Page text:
October 5, 2021

UAMS Pioneers Minimally Invasive Spine Surgery

Before and after photos of the 59-year-old man whose back deformity was repaired using the minimally invasive LIP technique.

Before and after photos of the 59-year-old man whose back deformity was repaired using the minimally invasive LIP technique.

A new minimally invasive surgical technique at UAMS is streamlining spine surgery, allowing more precise work and speeding up patients’ recovery time.

Called Lateral-in-Prone or ‘LIP,’ the new technique allows surgeons to operate on patients through their back as they lie face-down, or prone, as spine surgery has traditionally been performed, while simultaneously accessing the area of concern from the side.

Operating on a patient’s spine from the side was introduced at UAMS seven years ago by Noojan Kazemi, M.D., an associate professor in the UAMS Department of Neurosurgery and director of UAMS’ Spine Neurosurgery Program. It gives surgeons more direct access to the lumbar spine without moving the nerves or opening up muscles in the back.

But until the last year or so, spine surgeons couldn’t simultaneously access problem areas from the posterior and lateral side of the patient. They would have to pause between the two procedures to break down the operating field and turn the patient, which used resources and added infection risks and extra hours to often already long  surgeries.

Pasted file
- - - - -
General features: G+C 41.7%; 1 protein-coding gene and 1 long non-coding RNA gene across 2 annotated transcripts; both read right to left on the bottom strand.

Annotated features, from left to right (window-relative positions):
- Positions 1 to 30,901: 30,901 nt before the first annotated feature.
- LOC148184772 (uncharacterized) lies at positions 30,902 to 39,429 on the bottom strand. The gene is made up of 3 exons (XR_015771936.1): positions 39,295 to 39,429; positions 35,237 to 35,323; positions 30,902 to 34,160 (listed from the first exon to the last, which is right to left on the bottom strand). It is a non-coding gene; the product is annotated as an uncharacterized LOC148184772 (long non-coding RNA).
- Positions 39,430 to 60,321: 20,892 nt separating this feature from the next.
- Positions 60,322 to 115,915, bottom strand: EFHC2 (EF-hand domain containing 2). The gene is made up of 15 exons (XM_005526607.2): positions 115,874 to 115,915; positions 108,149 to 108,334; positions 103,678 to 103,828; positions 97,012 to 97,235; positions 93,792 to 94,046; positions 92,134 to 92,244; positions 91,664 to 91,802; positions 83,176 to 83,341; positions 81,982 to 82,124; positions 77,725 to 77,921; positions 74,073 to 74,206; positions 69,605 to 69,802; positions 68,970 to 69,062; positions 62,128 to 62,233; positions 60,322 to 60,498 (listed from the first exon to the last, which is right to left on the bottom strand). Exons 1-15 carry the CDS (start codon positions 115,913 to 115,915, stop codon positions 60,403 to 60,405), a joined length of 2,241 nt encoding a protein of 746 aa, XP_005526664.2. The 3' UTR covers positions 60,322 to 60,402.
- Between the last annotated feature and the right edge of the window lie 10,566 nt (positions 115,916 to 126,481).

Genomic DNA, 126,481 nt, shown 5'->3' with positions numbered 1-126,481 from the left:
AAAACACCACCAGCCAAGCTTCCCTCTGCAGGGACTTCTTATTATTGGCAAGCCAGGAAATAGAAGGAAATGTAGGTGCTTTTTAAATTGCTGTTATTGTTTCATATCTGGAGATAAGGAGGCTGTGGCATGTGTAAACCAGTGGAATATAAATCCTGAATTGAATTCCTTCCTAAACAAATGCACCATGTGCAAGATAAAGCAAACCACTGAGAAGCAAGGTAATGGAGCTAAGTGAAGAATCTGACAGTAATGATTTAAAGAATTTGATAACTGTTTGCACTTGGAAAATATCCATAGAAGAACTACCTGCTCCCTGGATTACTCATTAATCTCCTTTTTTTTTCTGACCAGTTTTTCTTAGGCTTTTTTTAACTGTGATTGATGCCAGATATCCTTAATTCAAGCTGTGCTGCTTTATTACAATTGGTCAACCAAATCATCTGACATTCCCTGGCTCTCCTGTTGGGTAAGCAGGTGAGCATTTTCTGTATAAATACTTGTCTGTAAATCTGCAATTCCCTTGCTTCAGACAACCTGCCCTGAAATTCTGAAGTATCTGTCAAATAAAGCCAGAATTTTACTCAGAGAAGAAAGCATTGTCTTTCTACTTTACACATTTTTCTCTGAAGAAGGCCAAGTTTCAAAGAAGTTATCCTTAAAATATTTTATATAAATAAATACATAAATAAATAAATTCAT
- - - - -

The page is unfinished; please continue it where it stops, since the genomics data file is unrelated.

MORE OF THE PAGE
The new ‘LIP’ technique, largely created at UAMS, “has suddenly led to a huge increase in our capacity to treat more conditions efficiently,” Kazemi said. UAMS spine surgeons have performed about 40 of the LIP procedures, and are training other spine surgeons in the revolutionary technique. In one case, a 59-year-old man who had back surgery at another institution came to UAMS leaning forward (termed a ‘kyphotic deformity’) at a 53-degree angle. He had weakness in his legs and severe back pain due to nerves pinched between two lumbar vertebrae. Surgical screws were loose, and he had an infection – “a dire situation,” Kazemi said. A wedge-like titanium expandable cage implanted from the side between the two compressed vertebrae while surgeons worked through the back to replace instrumentation corrected the deformity and allowed the patient to stand up straight again. Kazemi predicts the technique will be used to treat both simple and complex spine conditions.

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